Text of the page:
Confessions of a lockdown, chocolate-eating dataholic
Maximising revenue is something every business clamours for – particularly given the events of the past 18 months. And as we exit lockdown, there are some simple initiatives, driven by a smarter use of data, and an all too often underestimated channel – email – that can work wonders for driving revenue, particularly for ecommerce.
But first, I need to admit a guilty secret.
At the beginning of lockdown, we, like many Sydneysiders, rushed out to pick up bulk supplies of “essentials.” Not, as you might be thinking, pallet-loads of toilet paper. Rather, cartloads of chocolate, and more specifically, Haigh’s chocolate.
The truth is, while the Brown household likes its sweets, we’re not normally large chocolate eaters and under normal circumstances this stash would have lasted well over a month. However after week two our cupboard was bare, stores were closed, and Ange’s petition for Haigh’s to be declared an essential service failed to gain traction on GetUp! But just as panic was setting in, calm heads prevailed, with a reminder that Haigh’s had an online store. Problem solved.
As lockdown extended, we found ourselves ordering more and more. It was the same order every time and was significant (partly due to the care packs for Ange’s parents who live around the corner – we’re not that greedy!).
I’m sure most people can relate to something like this during lockdown. But as someone who loves data (almost as much chocolate), I just couldn’t get over the disconnect between the Haigh’s emails we received and our actual purchasing behaviour.
It felt weird. Like they didn’t know us. Emails were one-size-fits-all, when they could so easily have been one-more-pack-of-aprichocs-Luke?
A client of ours refers to this as “smashing the base,” a tactic that can have the unfortunate side effect of driving up unsubscribes. Many brands do it, but online bookstores are notorious for generic “base smasher” emails: the latest sports bio, the next ex-Masterchef cook book and 50 other shades of beige. I mostly buy books for my kids, yet amazingly, I never get a pre-order email for the next instalment in the book series they’ve been reading. The data exists and would drive substantial revenue for them.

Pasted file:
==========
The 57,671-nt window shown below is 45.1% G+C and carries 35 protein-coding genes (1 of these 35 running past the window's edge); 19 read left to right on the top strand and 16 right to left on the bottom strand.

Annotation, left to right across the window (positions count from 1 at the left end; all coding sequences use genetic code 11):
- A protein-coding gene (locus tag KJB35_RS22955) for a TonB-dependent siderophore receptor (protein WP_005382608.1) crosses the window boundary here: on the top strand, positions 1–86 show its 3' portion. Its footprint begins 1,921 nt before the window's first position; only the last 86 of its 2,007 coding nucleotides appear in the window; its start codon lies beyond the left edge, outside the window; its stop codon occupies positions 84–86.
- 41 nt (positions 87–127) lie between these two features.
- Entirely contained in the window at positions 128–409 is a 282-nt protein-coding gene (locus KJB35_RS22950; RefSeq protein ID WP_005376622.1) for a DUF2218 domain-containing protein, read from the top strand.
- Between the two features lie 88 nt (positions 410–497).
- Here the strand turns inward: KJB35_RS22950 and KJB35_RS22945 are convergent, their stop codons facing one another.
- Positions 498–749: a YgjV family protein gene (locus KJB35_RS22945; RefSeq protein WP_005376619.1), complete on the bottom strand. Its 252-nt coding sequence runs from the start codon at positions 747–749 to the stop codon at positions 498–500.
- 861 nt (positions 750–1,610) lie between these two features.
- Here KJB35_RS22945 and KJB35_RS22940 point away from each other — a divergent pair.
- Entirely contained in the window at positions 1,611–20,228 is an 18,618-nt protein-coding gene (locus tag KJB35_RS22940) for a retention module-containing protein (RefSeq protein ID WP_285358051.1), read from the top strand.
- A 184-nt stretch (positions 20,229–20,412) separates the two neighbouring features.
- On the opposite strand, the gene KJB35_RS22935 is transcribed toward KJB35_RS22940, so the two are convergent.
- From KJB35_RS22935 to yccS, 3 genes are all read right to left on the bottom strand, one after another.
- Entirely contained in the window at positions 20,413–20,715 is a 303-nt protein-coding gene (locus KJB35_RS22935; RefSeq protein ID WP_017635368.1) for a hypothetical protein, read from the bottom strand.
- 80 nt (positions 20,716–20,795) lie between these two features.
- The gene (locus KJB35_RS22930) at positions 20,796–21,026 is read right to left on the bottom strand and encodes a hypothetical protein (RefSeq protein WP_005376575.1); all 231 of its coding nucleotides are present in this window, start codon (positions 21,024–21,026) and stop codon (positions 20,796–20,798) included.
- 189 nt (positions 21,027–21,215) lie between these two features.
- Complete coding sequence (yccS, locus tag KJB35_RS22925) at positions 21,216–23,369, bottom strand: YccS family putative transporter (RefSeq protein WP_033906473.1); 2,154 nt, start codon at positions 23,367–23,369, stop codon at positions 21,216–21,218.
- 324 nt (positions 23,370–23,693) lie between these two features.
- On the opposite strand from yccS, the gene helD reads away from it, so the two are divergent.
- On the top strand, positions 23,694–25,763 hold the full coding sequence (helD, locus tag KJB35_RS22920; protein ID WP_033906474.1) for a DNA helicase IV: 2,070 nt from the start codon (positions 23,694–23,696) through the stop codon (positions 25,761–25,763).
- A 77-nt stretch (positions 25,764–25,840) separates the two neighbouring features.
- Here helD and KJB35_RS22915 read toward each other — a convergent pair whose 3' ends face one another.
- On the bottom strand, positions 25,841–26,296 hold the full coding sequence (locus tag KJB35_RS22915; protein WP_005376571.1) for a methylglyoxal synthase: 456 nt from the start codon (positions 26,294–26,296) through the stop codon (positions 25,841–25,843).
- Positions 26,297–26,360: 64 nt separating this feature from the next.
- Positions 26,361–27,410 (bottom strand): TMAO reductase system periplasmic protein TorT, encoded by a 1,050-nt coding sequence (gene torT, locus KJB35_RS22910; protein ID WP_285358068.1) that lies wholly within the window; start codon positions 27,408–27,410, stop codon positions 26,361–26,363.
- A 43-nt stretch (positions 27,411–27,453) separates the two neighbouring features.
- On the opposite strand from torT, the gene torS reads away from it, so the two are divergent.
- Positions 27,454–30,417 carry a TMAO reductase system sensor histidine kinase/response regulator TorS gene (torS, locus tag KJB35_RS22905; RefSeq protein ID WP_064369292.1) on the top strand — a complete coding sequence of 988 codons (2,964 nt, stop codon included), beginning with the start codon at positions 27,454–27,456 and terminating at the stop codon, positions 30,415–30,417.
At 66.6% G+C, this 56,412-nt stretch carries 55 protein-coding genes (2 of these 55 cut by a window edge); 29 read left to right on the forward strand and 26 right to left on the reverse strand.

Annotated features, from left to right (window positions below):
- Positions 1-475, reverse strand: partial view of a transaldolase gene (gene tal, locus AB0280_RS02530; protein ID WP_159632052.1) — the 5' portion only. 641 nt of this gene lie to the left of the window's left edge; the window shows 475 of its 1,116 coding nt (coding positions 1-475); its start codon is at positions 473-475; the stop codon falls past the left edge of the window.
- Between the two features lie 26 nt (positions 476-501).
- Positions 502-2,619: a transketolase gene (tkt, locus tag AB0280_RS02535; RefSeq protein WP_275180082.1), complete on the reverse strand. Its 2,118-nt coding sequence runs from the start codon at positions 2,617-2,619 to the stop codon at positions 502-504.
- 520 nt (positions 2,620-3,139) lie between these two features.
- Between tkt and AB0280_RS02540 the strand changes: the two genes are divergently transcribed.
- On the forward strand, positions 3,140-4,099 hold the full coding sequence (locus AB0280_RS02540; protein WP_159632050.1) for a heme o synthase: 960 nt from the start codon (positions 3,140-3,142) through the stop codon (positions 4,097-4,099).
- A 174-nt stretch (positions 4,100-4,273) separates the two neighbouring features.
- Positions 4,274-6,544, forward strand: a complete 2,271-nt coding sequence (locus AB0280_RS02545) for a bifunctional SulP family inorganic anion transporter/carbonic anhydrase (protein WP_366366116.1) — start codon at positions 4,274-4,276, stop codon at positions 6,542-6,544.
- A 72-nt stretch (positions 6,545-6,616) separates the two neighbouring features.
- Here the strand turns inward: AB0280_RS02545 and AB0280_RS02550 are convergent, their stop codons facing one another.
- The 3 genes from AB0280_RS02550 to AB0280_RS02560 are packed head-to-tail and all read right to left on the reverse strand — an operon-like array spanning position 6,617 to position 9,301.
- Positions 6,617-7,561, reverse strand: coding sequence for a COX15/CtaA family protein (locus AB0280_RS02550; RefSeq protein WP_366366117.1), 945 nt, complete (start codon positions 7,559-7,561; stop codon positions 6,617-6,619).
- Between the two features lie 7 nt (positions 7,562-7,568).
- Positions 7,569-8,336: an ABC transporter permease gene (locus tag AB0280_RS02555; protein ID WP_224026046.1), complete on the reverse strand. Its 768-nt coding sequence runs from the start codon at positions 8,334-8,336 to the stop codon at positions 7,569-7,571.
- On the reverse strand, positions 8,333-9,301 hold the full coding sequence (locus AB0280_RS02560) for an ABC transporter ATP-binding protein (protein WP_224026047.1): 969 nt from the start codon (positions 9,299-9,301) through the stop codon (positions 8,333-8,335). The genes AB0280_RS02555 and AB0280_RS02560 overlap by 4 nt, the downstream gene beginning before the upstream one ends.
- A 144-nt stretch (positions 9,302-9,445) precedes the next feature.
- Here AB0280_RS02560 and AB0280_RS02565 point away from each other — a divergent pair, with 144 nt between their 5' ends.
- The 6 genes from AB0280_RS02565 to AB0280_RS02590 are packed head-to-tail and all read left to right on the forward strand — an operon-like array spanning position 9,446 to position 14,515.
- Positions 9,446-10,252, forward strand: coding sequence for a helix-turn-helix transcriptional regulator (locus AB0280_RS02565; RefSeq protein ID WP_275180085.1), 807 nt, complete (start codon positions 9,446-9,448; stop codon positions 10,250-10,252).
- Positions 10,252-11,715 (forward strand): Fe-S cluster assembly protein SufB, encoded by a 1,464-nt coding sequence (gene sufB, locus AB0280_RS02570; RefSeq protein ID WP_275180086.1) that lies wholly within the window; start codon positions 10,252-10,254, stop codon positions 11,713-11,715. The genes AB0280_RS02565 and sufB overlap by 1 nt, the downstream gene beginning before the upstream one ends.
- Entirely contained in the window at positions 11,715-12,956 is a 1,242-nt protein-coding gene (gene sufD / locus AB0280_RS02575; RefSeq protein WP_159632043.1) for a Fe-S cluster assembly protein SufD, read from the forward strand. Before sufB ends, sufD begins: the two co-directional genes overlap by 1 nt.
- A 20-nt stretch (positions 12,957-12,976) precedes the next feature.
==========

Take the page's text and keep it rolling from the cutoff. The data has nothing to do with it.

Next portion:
A better strategy for a brand like Haigh’s would be a replenishment email: a simple reminder to customers to make another purchase when the product is likely running low. You can automate this type of email in most email systems based on the data held in the ecommerce platform or CRM system. And even if you’re unable to approximate when replenishment is due at least acknowledging prior purchase is a no-brainer.
Granted, many brands use email communications to cross-sell or up-sell rather than replenish. But in my opinion, email is too often considered as an after-thought; the channel with the least budget and the lowest amount of thought.
Now consider these numbers:
- The average ecommerce store earns 41% of their revenue from a mere 8% of their customers (repeat customers).
- Customers who’ve purchased from your brand twice already, are 9 times as likely to convert to sale compared with a first-time visitor to your site.
- The top 10% of your customers are worth 6 times as much on average as the rest.
- Repeat purchasers spend 300% more than a first-time customers.
That’s clearly a large amount of potential revenue, that could be capitalised on by maximising the use of data within a business – and specifically through how well you use email.
For native online businesses much of this behaviour comes naturally because it’s been baked into their business from day one. But for more traditional bricks and mortar business who’ve moved into digital, many are missing a very big trick.
So how could you use data better in your business? The reality is most businesses lack any semblance of a data commercialisation framework. Everyone knows data is an asset, but very few truly commercialise it. And as my Haigh’s story shows, it doesn’t need to be complicated. By simply using the right data – which you already have – you can start realising new revenue and higher profit.
Better input always leads to greater outcomes
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